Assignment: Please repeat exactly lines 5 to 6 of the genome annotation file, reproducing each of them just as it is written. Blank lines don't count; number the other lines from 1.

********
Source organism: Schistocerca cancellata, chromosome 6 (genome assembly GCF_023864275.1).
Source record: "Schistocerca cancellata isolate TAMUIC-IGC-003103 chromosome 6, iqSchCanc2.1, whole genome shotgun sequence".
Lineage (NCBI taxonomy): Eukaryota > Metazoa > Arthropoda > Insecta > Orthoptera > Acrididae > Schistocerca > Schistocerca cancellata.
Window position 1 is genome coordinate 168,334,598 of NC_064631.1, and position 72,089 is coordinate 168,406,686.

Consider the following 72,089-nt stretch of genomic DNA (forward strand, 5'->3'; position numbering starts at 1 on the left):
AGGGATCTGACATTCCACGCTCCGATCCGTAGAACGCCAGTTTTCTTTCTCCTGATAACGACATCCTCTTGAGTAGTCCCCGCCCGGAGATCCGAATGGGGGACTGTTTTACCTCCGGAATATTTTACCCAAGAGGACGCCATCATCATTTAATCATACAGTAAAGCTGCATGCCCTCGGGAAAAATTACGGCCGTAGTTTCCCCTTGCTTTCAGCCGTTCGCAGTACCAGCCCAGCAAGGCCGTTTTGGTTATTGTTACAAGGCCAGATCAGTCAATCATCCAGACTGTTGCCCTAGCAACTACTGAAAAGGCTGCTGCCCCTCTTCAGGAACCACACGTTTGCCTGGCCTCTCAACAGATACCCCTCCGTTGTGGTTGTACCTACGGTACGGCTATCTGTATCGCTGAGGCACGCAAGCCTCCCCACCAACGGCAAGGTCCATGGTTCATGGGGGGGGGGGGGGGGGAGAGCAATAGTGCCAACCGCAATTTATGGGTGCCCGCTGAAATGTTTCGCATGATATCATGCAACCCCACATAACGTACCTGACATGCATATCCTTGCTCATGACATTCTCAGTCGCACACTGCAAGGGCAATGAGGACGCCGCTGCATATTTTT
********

Consider the following 72,089-nt stretch of genomic DNA (forward strand, 5'->3'; position numbering starts at 1 on the left):
AGGGATCTGACATTCCACGCTCCGATCCGTAGAACGCCAGTTTTCTTTCTCCTGATAACGACATCCTCTTGAGTAGTCCCCGCCCGGAGATCCGAATGGGGGACTGTTTTACCTCCGGAATATTTTACCCAAGAGGACGCCATCATCATTTAATCATACAGTAAAGCTGCATGCCCTCGGGAAAAATTACGGCCGTAGTTTCCCCTTGCTTTCAGCCGTTCGCAGTACCAGCCCAGCAAGGCCGTTTTGGTTATTGTTACAAGGCCAGATCAGTCAATCATCCAGACTGTTGCCCTAGCAACTACTGAAAAGGCTGCTGCCCCTCTTCAGGAACCACACGTTTGCCTGGCCTCTCAACAGATACCCCTCCGTTGTGGTTGTACCTACGGTACGGCTATCTGTATCGCTGAGGCACGCAAGCCTCCCCACCAACGGCAAGGTCCATGGTTCATGGGGGGGGGGGGGGGGGAGAGCAATAGTGCCAACCGCAATTTATGGGTGCCCGCTGAAATGTTTCGCATGATATCATGCAACCCCACATAACGTACCTGACATGCATATCCTTGCTCATGACATTCTCAGTCGCACACTGCAAGGGCAATGAGGACGCCGCTGCATATTTTT